How can struggling spenders get on top of their buy now pay later debt?

Senior News Journalist · 17 November 2020
A new report reveals Australians almost doubled the amount of credit taken out via buy now pay later providers in the 12 months to June 2019, with many struggling to scrape together the funds to pay back their debts on time, missing payments for household bills, credit cards and mortgages, and even cutting back on meals. It could be time to pull the plug and aim to build your own version of a buy now pay later facility to help quit this habit, an expert warns.
Credit card bills
ASIC found buy now pay later usage has increased and consumers are struggling to meet repayments. Image source: Pormezz, Shutterstock.

ASIC released a report on the buy now pay later (BNPL) industry on 16 November, which revealed the substantial growth to the sector. The number of buy now pay later transactions increased from 16.8 million in the 2017-18 financial year to 32 million in 2018-19, representing an increase of 90%.

Notably, ASIC found than one in five consumers in the past year had missed or were late paying other bills in order to make their BNPL payments on time. Missed payments included things such as household bills (44%), credit card payments (32%) and home loan repayments (22%).

ASIC also found some consumers were experiencing financial hardship in an attempt to make BNPL payments on time, with reports of people cutting back on or going entirely without essentials such as meals, or taking out additional loans.

Despite these endeavours, 21% of BNPL users surveyed said they’d missed a payment in the last 12 months, adding $43 million to the pockets of BNPL providers from missed payment fees during the 2018-19 financial year, an increase of 38% compared to the previous financial year.

And the debt pile-up often flows through to credit cards, where ASIC found between 38% to 43% of buy now pay later users who also had a credit card used over 90% of their allocated credit limit on their cards for each month between October 2018 and January 2019. In the same period, only 16% to 18% of other credit card users (those that did not make any BNPL transactions during that period) did so.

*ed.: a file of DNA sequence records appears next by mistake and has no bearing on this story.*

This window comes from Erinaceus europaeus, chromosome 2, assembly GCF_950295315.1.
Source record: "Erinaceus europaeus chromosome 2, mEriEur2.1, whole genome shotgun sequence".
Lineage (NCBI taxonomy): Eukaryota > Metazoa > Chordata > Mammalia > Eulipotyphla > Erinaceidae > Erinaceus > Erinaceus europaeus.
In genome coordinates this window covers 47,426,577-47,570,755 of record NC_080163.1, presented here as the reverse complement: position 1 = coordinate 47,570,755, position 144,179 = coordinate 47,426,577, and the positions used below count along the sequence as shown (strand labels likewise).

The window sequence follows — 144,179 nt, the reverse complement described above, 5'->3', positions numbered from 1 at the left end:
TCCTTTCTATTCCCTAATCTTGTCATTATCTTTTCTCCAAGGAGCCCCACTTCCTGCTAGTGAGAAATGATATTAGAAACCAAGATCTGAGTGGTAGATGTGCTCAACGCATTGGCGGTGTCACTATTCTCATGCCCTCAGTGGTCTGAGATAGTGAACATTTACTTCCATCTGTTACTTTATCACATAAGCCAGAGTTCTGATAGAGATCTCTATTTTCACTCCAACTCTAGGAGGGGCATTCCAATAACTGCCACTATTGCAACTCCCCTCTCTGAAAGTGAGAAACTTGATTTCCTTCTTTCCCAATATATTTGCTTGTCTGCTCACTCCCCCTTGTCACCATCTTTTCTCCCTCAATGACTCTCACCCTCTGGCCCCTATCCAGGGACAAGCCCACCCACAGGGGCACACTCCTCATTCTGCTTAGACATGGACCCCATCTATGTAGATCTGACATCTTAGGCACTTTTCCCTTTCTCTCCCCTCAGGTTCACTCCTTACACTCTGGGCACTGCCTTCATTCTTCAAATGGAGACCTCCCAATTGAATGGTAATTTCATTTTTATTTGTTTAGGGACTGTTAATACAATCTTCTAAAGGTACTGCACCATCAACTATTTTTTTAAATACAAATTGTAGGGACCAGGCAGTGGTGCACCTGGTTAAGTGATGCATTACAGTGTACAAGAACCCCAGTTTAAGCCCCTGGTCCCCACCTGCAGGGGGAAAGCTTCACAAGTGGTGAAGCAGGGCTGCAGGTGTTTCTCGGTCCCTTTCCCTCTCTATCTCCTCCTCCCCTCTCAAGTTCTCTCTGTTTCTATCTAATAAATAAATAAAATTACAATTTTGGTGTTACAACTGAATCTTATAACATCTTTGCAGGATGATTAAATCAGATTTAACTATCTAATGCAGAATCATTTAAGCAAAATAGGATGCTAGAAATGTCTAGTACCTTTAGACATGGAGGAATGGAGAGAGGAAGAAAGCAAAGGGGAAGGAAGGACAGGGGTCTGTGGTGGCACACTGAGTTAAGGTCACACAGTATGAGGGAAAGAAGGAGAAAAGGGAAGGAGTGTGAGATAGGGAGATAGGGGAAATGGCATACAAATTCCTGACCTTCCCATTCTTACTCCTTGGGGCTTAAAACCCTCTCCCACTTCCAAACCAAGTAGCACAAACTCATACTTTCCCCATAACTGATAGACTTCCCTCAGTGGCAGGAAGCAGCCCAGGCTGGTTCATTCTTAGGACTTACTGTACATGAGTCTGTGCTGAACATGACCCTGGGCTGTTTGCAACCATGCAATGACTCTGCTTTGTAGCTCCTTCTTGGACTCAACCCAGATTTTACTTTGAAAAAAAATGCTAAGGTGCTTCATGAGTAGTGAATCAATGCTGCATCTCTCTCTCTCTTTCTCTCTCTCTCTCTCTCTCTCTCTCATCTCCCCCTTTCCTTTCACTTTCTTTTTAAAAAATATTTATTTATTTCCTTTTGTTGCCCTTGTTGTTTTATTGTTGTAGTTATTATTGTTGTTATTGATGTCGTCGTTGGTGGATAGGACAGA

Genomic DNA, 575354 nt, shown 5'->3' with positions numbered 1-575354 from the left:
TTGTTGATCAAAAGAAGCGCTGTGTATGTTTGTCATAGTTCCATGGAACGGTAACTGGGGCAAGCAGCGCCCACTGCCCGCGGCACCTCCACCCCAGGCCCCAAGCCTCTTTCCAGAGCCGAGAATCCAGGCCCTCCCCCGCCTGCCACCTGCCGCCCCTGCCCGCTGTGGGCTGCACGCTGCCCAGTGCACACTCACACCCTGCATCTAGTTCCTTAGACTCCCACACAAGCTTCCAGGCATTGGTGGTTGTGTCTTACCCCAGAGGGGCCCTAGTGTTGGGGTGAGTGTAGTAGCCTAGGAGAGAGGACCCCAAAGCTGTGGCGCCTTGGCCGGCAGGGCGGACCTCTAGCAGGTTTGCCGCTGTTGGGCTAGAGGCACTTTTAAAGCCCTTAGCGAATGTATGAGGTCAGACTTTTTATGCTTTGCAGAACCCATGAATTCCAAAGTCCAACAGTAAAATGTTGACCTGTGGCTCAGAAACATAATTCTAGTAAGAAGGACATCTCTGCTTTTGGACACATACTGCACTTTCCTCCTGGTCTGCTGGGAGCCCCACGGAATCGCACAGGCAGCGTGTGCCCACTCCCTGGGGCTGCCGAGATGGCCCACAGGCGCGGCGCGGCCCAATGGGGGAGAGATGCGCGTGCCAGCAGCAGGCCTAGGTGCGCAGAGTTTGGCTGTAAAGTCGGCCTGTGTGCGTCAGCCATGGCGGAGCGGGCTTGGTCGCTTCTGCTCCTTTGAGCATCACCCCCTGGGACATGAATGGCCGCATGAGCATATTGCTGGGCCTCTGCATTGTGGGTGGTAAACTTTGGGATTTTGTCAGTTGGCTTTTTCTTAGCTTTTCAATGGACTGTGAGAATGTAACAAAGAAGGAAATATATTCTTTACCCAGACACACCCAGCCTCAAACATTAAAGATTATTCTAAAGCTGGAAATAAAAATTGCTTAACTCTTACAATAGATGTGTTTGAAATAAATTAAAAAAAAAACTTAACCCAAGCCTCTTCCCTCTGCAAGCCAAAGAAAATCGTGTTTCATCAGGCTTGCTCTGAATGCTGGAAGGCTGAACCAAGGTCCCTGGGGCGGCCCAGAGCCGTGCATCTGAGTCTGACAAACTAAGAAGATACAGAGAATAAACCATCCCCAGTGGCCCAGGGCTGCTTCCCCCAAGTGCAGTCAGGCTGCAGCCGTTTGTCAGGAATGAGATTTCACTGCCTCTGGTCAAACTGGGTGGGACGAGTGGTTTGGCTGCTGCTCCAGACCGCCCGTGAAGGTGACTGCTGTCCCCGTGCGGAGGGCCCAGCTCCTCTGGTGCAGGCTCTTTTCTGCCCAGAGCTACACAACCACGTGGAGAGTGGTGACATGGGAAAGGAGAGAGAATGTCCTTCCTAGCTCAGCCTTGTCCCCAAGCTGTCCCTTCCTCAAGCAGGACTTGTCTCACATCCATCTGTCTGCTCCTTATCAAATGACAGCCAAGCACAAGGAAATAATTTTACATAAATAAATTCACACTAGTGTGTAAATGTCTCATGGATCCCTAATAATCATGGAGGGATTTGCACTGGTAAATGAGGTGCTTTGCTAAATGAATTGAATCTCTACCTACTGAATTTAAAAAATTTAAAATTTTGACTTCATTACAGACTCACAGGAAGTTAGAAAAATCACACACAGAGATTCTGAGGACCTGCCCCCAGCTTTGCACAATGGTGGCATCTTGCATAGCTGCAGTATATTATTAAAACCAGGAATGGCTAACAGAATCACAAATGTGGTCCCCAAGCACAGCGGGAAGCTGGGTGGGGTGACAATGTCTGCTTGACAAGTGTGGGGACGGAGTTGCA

How to reduce or clear your buy now pay later debt

Canstar money expert Effie Zahos said if consumers wanted to reduce or clear their BNPL balance after noticing a habitual change in their spending behaviour, it could be time to pull the plug, stop the spending and try to build your own form of a BNPL facility that doesn’t rely on another credit provider or rack up late payment fees and interest charges.

“Set yourself up an account, call it ‘buy now pay later’ if you want, put $1,000 in it, use it that same way you would a service like Afterpay and you’ll probably find you won’t spend as much once you actually have to spend your own $1,000 up front,” Ms Zahos suggested.

“There’s always more hurt when it comes to using your own money and it makes you think twice.”

She said it was important to look out for red flags in regards to your spending behaviour.

“If you’re late making payments, you’re juggling a few payments, if you’re living from pay to pay, then that’s a problem and you need to make some changes,” Ms Zahos said.

She said it can be hard for some to immediately break the habit, but a good place to start could be to take a look at what you’re using the service for. If it’s for non-essentials like buying another pair of shoes, then that should be an easy cut.

For those stuck in a cycle of relying on buy now pay later services to pay for essentials due to a sudden change or emergency, it might not be easy to suddenly stop using them.

“It could be worth reaching out to the service provider to learn more about their financial hardship policy or getting in touch with a free financial counsellor for advice to help get back on track,” Ms Zahos said.

Consumers may turn to buy now pay later schemes this Christmas

QUT spending behaviour expert Gary Mortimer told Canstar that some consumers who are tempted to use BNPL schemes to spend more in the lead-up to Christmas might find it becomes so convenient that it then turns into a habit.

Gary Mortimer QUT Professor
Professor Gary Mortimer. Image supplied by QUT.

“It’s very difficult to break out of that cycle if you’re not the type of consumer that is good at balancing their income and their liabilities,” Professor Mortimer said.

He said consumers have intentions to buy a product but there’s often a barrier between that and their actual purchase behaviours. Sometimes that barrier is a financial barrier where you might want the product but can’t afford it.

“Buy now pay later products provide almost a bridge over that barrier that says ‘well look, you can have that product now and just pay for it later’,” he said.

“If you’re able to use these buy now pay later products appropriately and you have a history of being able to service that debt frequently and still live comfortably, you shouldn’t have any major problems.

“However, when you’re making that purchase in the store, as tempting as that is, if you already know your credit card is maxed out I would recommend you don’t facilitate a buy now pay later program because you’ll struggle.

This article was reviewed by our Sub Editor Tom Letts before it was published as part of our fact-checking process.

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